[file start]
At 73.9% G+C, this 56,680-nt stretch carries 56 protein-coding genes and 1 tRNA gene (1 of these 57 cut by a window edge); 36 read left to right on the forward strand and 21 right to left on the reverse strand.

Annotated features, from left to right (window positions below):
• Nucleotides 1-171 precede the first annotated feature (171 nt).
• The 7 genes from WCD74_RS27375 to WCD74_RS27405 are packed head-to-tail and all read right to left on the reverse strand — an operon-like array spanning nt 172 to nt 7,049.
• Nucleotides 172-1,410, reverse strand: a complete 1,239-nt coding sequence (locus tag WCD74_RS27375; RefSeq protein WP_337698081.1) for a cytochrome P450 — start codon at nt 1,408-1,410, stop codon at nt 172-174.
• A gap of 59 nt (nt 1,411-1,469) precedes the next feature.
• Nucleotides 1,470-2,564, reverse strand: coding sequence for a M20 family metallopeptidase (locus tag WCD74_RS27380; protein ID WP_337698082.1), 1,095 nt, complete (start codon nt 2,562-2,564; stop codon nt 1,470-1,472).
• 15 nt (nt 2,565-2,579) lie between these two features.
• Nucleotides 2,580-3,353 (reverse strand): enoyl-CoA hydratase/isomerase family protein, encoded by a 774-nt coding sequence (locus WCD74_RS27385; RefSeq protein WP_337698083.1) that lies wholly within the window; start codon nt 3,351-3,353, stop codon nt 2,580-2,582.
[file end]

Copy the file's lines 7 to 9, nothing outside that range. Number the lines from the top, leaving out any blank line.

• Nucleotides 1,470-2,564, reverse strand: coding sequence for a M20 family metallopeptidase (locus tag WCD74_RS27380; protein ID WP_337698082.1), 1,095 nt, complete (start codon nt 2,562-2,564; stop codon nt 1,470-1,472).
• 15 nt (nt 2,565-2,579) lie between these two features.
• Nucleotides 2,580-3,353 (reverse strand): enoyl-CoA hydratase/isomerase family protein, encoded by a 774-nt coding sequence (locus WCD74_RS27385; RefSeq protein WP_337698083.1) that lies wholly within the window; start codon nt 3,351-3,353, stop codon nt 2,580-2,582.